Through one the hottest weeks of summer, our crew was indoors at the Anián warehouse, sorting through cardboard boxes and thinking about winter coats.
The boxes were piled all around us, and each one opened to a new burst of colour as we unpacked the 35 decommissioned skydive parachutes we’d be using in our new Parachute Collection. With names like Skymaster, Manta and Stratostar, many of the parachute canopies had been made in the ‘80s, with colour schemes that matched their time—bright blues, neon greens, blaze oranges, flame reds. For us, the story doesn’t quite go back back four decades—but it does go back a good few years.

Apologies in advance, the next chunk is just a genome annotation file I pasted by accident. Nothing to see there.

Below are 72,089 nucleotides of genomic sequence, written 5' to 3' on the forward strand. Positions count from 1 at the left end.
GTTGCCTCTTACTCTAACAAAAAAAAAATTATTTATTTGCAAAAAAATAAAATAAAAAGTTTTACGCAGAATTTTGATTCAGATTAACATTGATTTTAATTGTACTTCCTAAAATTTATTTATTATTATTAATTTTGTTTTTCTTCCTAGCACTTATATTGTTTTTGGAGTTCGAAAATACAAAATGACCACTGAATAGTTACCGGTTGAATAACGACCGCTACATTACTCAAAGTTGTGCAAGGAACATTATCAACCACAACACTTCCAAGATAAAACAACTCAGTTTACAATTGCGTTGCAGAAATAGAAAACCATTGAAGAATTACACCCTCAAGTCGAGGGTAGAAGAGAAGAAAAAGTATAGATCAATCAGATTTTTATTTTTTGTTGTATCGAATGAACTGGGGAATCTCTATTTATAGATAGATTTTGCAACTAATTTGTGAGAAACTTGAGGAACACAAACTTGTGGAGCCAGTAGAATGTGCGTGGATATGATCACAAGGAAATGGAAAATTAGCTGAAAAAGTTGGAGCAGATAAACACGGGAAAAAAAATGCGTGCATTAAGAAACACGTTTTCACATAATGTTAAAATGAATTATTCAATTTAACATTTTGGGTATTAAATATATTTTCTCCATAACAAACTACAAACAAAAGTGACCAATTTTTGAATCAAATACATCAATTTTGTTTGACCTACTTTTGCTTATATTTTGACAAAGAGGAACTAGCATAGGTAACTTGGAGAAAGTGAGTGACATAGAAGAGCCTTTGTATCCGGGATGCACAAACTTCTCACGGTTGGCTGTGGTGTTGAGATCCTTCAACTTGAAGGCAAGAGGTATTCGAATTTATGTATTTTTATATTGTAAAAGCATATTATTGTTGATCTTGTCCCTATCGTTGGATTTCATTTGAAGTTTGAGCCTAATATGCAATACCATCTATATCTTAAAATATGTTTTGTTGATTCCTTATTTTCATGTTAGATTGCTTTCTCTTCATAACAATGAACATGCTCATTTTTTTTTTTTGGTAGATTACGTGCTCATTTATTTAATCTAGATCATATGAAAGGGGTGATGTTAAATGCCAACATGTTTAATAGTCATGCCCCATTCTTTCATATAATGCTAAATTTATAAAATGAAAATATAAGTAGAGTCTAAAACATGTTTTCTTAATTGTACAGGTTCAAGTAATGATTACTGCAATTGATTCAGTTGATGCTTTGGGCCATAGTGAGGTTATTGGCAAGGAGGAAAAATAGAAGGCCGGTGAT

When we first started Anián in 2013, we knew we wanted to make great garments that were better for the planet. Working from our headquarters on Vancouver Island, we prioritized quality, durability and longevity, and eventually started making our most popular products, like the Twill Overcoats and Modern Melton Shirts, from recycled cotton and recycled wool. As we learned more about the concept of a circular economy—where resources like textiles are re-used, instead of thrown away—we became more and more committed to using recycled materials to change the fashion industry for the better. Since then, it’s been a slow but steady progression—we stopped making conventional cotton shirts, for example, until we were able to replace them with our organic and recycled Circular Cottons. Now, almost every product in our line is either recycled or a recycled blend.